Tomato plants deter attacks from a parasitic plant that’s known to ravage crops by detecting one of its peptides, a new study has revealed.
Worldwide, parasitic plants cost billions of dollars in crop losses, but a better understanding of how some plants fend off invaders could help efforts to mitigate these losses. Cuscuta reflexa is a parasitic, leafless vine that infects the stems of most dicotyledonous plants. One notable exception is Solanum lycopersicum, a species of tomato.
Plants are sometimes able to detect disease-causing microbes by the distinct peptides that these invading plants release, which prompts the host plant to secrete the stress-related hormone ethylene. The research team lead by Volker Hegenauer suspected that S. lycopersicum may take a similar strategy when facing the plant parasite C. reflexa, which they confirmed. By analyzing natural variation the researchers identified the receptor behind this sensitivity, which they named Cuscuta receptor 1 (CuRe1).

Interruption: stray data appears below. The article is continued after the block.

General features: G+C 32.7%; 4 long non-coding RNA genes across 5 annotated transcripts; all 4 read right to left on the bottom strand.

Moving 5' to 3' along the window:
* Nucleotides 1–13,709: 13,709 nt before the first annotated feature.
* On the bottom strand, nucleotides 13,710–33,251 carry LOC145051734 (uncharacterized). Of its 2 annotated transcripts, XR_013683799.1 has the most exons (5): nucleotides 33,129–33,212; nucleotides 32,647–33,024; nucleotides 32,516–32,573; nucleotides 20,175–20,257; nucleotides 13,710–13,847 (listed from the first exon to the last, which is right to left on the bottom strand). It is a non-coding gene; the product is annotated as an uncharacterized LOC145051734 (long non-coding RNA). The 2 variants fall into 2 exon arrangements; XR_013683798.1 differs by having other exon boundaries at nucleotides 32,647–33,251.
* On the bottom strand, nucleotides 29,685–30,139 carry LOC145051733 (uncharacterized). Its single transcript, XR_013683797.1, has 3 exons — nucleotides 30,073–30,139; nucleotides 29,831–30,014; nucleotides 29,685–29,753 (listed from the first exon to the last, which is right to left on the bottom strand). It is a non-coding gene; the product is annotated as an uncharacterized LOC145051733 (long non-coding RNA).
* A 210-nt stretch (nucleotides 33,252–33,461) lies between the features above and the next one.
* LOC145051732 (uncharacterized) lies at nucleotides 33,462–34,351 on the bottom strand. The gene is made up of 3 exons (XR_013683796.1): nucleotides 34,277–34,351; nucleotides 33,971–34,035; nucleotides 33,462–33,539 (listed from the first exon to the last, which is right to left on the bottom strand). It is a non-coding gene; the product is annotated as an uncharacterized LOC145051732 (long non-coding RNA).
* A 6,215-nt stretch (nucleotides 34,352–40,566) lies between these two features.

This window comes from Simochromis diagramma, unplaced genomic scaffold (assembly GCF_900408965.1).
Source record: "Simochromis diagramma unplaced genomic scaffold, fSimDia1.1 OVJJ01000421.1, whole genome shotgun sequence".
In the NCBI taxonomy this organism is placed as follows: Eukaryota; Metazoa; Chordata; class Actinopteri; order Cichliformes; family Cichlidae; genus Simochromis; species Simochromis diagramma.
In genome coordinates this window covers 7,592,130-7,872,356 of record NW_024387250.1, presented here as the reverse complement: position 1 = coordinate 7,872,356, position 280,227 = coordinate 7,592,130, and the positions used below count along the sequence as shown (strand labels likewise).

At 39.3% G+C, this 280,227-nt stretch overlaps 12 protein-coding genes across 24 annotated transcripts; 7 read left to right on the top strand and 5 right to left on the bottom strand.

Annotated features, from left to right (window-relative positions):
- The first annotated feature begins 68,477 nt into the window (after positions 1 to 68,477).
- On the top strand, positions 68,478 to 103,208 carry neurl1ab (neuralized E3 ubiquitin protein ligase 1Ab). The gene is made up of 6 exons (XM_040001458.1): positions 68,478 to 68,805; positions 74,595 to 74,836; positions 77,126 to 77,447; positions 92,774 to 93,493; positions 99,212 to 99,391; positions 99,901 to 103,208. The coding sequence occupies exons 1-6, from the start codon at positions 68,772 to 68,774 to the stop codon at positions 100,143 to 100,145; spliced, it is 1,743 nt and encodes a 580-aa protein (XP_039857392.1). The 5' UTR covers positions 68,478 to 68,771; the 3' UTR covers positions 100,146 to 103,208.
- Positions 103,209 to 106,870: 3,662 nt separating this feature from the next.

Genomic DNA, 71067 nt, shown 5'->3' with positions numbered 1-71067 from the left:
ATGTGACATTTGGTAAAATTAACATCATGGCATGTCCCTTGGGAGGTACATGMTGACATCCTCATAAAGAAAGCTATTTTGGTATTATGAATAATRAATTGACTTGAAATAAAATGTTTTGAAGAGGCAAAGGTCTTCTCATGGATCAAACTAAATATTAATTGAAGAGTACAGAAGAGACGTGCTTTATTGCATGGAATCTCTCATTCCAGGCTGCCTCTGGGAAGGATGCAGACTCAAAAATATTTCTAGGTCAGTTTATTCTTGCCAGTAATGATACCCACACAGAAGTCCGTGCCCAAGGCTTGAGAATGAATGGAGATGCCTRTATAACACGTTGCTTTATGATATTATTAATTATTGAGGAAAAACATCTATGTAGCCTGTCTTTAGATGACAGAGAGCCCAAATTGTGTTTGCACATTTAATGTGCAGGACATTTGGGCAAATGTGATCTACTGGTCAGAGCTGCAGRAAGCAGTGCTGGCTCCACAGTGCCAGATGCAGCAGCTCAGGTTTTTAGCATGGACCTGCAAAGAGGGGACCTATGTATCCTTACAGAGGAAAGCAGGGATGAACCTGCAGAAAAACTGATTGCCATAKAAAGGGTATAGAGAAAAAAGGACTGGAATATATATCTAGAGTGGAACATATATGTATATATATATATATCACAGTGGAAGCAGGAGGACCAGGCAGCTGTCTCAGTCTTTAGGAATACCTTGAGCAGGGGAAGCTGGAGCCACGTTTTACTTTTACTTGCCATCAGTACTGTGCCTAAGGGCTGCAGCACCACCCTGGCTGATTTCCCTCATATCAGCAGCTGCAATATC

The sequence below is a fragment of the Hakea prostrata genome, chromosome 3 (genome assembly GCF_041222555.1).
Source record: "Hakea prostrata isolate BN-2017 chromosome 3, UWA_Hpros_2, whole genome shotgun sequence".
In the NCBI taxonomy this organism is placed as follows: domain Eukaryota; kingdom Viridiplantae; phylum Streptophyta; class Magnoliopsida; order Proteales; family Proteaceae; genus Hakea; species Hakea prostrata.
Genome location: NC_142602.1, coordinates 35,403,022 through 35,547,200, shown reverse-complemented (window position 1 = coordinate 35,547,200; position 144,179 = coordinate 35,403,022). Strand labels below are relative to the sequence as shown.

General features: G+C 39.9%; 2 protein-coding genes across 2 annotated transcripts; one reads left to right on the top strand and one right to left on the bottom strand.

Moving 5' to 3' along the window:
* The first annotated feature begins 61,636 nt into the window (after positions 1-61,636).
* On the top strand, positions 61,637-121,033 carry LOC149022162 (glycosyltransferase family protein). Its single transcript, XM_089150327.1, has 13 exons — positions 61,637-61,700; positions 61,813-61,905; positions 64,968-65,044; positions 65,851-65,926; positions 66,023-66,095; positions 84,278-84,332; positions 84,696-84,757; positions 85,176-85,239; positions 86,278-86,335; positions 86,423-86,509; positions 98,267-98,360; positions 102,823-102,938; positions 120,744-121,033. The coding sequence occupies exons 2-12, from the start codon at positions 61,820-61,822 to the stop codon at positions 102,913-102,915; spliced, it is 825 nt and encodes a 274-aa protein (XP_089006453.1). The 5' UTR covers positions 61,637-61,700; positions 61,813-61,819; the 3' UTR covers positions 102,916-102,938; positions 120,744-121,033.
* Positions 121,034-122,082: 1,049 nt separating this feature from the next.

When the team induced expression of the corresponding gene in the leaves of two other plant species (one closely related to S. lycopersicum and the other more distantly related), both plants reacted to presence of the C. reflexa peptide with increased production of ethylene, and exhibited increased resistance to C. reflexa infestation.
Photo Caption: Flower of the dicotyledonous plant parasite Cuscuta reflexa.
Photo Credit: Dr. Eric Melzer
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